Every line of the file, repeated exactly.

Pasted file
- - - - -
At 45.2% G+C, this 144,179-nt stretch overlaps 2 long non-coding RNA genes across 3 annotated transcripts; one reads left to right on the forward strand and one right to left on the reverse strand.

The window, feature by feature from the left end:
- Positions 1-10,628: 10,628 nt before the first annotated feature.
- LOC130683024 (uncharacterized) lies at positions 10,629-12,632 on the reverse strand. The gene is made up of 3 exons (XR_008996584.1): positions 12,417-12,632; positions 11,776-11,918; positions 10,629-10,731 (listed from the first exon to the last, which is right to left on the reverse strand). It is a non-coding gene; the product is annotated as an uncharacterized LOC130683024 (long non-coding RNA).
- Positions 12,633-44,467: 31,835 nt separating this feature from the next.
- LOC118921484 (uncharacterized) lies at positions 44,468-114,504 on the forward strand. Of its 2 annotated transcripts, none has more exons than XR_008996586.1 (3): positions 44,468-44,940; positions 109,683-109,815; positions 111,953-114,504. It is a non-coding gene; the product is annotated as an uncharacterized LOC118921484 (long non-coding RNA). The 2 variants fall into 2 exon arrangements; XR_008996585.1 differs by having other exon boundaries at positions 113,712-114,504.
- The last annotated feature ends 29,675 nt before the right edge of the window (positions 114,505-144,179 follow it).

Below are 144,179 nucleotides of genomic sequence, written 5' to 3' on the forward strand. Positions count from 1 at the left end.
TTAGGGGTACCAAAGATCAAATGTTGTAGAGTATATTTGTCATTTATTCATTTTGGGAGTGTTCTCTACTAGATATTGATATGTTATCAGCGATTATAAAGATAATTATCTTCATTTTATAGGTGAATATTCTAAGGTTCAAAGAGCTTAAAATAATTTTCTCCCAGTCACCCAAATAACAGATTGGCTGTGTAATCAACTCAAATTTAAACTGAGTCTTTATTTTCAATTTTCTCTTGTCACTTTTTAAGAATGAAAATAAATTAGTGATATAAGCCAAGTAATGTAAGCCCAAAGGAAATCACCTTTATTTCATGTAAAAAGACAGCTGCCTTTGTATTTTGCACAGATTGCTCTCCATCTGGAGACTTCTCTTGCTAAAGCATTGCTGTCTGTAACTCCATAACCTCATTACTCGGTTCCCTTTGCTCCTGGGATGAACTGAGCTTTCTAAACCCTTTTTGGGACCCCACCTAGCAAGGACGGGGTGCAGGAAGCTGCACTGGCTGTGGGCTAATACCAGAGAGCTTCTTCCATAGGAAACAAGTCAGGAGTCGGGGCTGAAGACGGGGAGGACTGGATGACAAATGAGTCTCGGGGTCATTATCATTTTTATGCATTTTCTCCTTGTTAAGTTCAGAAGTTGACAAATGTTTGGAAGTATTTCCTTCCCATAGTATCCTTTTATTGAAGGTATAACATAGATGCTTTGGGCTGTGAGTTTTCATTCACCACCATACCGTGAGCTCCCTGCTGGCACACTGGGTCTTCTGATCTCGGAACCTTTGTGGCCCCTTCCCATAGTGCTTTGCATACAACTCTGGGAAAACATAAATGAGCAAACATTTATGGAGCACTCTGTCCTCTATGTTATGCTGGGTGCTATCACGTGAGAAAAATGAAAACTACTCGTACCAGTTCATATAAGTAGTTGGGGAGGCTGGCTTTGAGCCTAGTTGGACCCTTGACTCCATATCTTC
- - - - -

At 45.2% G+C, this 144,179-nt stretch overlaps 2 long non-coding RNA genes across 3 annotated transcripts; one reads left to right on the forward strand and one right to left on the reverse strand.

The window, feature by feature from the left end:
- Positions 1-10,628: 10,628 nt before the first annotated feature.
- LOC130683024 (uncharacterized) lies at positions 10,629-12,632 on the reverse strand. The gene is made up of 3 exons (XR_008996584.1): positions 12,417-12,632; positions 11,776-11,918; positions 10,629-10,731 (listed from the first exon to the last, which is right to left on the reverse strand). It is a non-coding gene; the product is annotated as an uncharacterized LOC130683024 (long non-coding RNA).
- Positions 12,633-44,467: 31,835 nt separating this feature from the next.
- LOC118921484 (uncharacterized) lies at positions 44,468-114,504 on the forward strand. Of its 2 annotated transcripts, none has more exons than XR_008996586.1 (3): positions 44,468-44,940; positions 109,683-109,815; positions 111,953-114,504. It is a non-coding gene; the product is annotated as an uncharacterized LOC118921484 (long non-coding RNA). The 2 variants fall into 2 exon arrangements; XR_008996585.1 differs by having other exon boundaries at positions 113,712-114,504.
- The last annotated feature ends 29,675 nt before the right edge of the window (positions 114,505-144,179 follow it).

Below are 144,179 nucleotides of genomic sequence, written 5' to 3' on the forward strand. Positions count from 1 at the left end.
TTAGGGGTACCAAAGATCAAATGTTGTAGAGTATATTTGTCATTTATTCATTTTGGGAGTGTTCTCTACTAGATATTGATATGTTATCAGCGATTATAAAGATAATTATCTTCATTTTATAGGTGAATATTCTAAGGTTCAAAGAGCTTAAAATAATTTTCTCCCAGTCACCCAAATAACAGATTGGCTGTGTAATCAACTCAAATTTAAACTGAGTCTTTATTTTCAATTTTCTCTTGTCACTTTTTAAGAATGAAAATAAATTAGTGATATAAGCCAAGTAATGTAAGCCCAAAGGAAATCACCTTTATTTCATGTAAAAAGACAGCTGCCTTTGTATTTTGCACAGATTGCTCTCCATCTGGAGACTTCTCTTGCTAAAGCATTGCTGTCTGTAACTCCATAACCTCATTACTCGGTTCCCTTTGCTCCTGGGATGAACTGAGCTTTCTAAACCCTTTTTGGGACCCCACCTAGCAAGGACGGGGTGCAGGAAGCTGCACTGGCTGTGGGCTAATACCAGAGAGCTTCTTCCATAGGAAACAAGTCAGGAGTCGGGGCTGAAGACGGGGAGGACTGGATGACAAATGAGTCTCGGGGTCATTATCATTTTTATGCATTTTCTCCTTGTTAAGTTCAGAAGTTGACAAATGTTTGGAAGTATTTCCTTCCCATAGTATCCTTTTATTGAAGGTATAACATAGATGCTTTGGGCTGTGAGTTTTCATTCACCACCATACCGTGAGCTCCCTGCTGGCACACTGGGTCTTCTGATCTCGGAACCTTTGTGGCCCCTTCCCATAGTGCTTTGCATACAACTCTGGGAAAACATAAATGAGCAAACATTTATGGAGCACTCTGTCCTCTATGTTATGCTGGGTGCTATCACGTGAGAAAAATGAAAACTACTCGTACCAGTTCATATAAGTAGTTGGGGAGGCTGGCTTTGAGCCTAGTTGGACCCTTGACTCCATATCTTC